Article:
May 19, 2015
Here’s an interesting statistic: 1/3 of employees use mobile devices exclusively to do their job, according to the Security in the New Mobile Ecosystem study published last August. Over the next year, that’s expected to rise to 47%.
There’s no question that mobile technology increases workplace productivity. Smart phones, laptops and other devices allow employees to work anywhere, at anytime.
But these devices increase the risk of a data breach too. In the 2014 State of Endpoint Risk, 75% of respondents said mobile devices represent the greatest risk of potential IT security risk within the IT environment.
How can a workplace embrace technology to increase productivity – and protect confidential information?
Don’t be afraid of it. Employees need mobile devices to be efficient and productive, wrote an industry expert. Also, when Intel looked at work habits of employees who were upgraded to wireless notebook PCs, it found a productivity increase of 100 hours per year.
Stay up-to-date. Dated equipment can affect productivity and costs. An Imprivata-sponsored study by Ponemon showed that in healthcare, using pagers can waste an average of more than 45 minutes of a clinician’s time each day. 65% of survey respondents said secure text messaging could cut discharge time by 50 minutes. But texting is not always allowed.
Use a CYOD policy. A Bring Your Own Device (BYOD) policy allows employees to use their own smart phones and other devices for work. For better security control, a Choose Your Own Device (CYOD) policy is recommended. It would allow employees to choose devices from a list of approved choices, and companies could equip devices with the appropriate security.
Control the apps. Apps can improve both the efficiency and speed of specific work tasks. But CheckPoint Software Technologies research showed that 66% of employees have downloaded apps without company approval. Organizations are encouraged to provide employees with practical enterprise-grade mobile apps for work.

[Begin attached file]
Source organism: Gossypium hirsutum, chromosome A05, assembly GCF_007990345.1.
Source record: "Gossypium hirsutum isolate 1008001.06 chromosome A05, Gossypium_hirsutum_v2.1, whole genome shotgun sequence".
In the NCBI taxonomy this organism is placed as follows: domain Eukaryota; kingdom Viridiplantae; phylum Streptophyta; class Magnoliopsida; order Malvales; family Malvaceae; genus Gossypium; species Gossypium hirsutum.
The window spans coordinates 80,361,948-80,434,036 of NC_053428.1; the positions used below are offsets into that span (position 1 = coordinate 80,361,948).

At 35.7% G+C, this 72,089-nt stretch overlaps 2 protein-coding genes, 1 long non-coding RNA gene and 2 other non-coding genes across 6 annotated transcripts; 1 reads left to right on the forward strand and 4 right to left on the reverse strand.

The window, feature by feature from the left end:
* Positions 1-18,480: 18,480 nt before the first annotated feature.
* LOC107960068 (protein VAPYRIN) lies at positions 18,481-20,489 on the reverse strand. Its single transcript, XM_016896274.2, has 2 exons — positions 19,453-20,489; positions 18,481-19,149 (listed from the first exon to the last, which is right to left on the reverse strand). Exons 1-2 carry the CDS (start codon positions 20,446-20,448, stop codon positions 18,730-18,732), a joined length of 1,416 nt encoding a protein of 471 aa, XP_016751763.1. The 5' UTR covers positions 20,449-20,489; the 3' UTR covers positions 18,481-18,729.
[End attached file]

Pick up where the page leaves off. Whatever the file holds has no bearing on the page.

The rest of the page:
Digitize. Many workplaces are digitizing information and processes to save time and money. But all confidential information still has to be properly disposed of when no longer needed. Partner with an information destruction company for secure paper shredding services, and ask about e-media and (outdated) hardware destruction too. Proper destruction guarantees that data cannot be recovered.
Consider cloud computing. While cloud benefits include cost savings, elasticity, and storage on demand, almost half of respondents (44%) in the 2014 State of Endpoint Risk study said cloud security is a major concern. There are tools that can help. A 2014 SafeNet study showed that private data network connectivity as well as encryption and other cryptographic tools are available to protect data in the cloud.
Train employees. Laptop theft is common – and 56% of lost or stolen devices are linked to a data breach, according to a Shred-it infographic. While all devices should have password protection, encryption software, and remote wipe capabilities, employees should be taught best practices too. For example, never leave a laptop unattended, and only use secure IPs or networks to log into corporate networks. Information security protocols such as a shred-all policy should be implemented outside of the office too.
For other technology threats and solutions, download our whitepaper: How to Improve Information Security Without Compromising Employee Productivity.